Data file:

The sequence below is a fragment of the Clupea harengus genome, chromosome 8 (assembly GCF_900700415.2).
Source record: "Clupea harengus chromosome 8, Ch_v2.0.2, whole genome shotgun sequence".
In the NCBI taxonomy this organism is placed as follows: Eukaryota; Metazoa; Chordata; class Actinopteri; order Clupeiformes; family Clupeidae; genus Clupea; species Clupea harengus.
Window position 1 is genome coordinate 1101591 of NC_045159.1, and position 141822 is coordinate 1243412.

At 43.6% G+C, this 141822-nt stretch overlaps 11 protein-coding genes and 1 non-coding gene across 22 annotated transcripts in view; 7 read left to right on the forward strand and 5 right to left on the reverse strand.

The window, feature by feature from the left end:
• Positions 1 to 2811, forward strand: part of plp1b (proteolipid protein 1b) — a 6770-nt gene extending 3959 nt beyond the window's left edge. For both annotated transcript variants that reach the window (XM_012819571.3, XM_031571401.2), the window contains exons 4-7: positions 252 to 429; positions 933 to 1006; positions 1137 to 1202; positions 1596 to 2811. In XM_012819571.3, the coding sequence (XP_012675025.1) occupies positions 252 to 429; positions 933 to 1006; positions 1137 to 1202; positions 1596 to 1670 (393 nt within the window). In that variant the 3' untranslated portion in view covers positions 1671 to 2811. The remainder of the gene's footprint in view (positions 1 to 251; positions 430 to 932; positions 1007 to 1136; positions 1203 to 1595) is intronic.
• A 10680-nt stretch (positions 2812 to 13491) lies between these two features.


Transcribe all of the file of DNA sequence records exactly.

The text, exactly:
The sequence below is a fragment of the Clupea harengus genome, chromosome 8 (assembly GCF_900700415.2).
Source record: "Clupea harengus chromosome 8, Ch_v2.0.2, whole genome shotgun sequence".
In the NCBI taxonomy this organism is placed as follows: Eukaryota; Metazoa; Chordata; class Actinopteri; order Clupeiformes; family Clupeidae; genus Clupea; species Clupea harengus.
Window position 1 is genome coordinate 1101591 of NC_045159.1, and position 141822 is coordinate 1243412.

At 43.6% G+C, this 141822-nt stretch overlaps 11 protein-coding genes and 1 non-coding gene across 22 annotated transcripts in view; 7 read left to right on the forward strand and 5 right to left on the reverse strand.

The window, feature by feature from the left end:
• Positions 1 to 2811, forward strand: part of plp1b (proteolipid protein 1b) — a 6770-nt gene extending 3959 nt beyond the window's left edge. For both annotated transcript variants that reach the window (XM_012819571.3, XM_031571401.2), the window contains exons 4-7: positions 252 to 429; positions 933 to 1006; positions 1137 to 1202; positions 1596 to 2811. In XM_012819571.3, the coding sequence (XP_012675025.1) occupies positions 252 to 429; positions 933 to 1006; positions 1137 to 1202; positions 1596 to 1670 (393 nt within the window). In that variant the 3' untranslated portion in view covers positions 1671 to 2811. The remainder of the gene's footprint in view (positions 1 to 251; positions 430 to 932; positions 1007 to 1136; positions 1203 to 1595) is intronic.
• A 10680-nt stretch (positions 2812 to 13491) lies between these two features.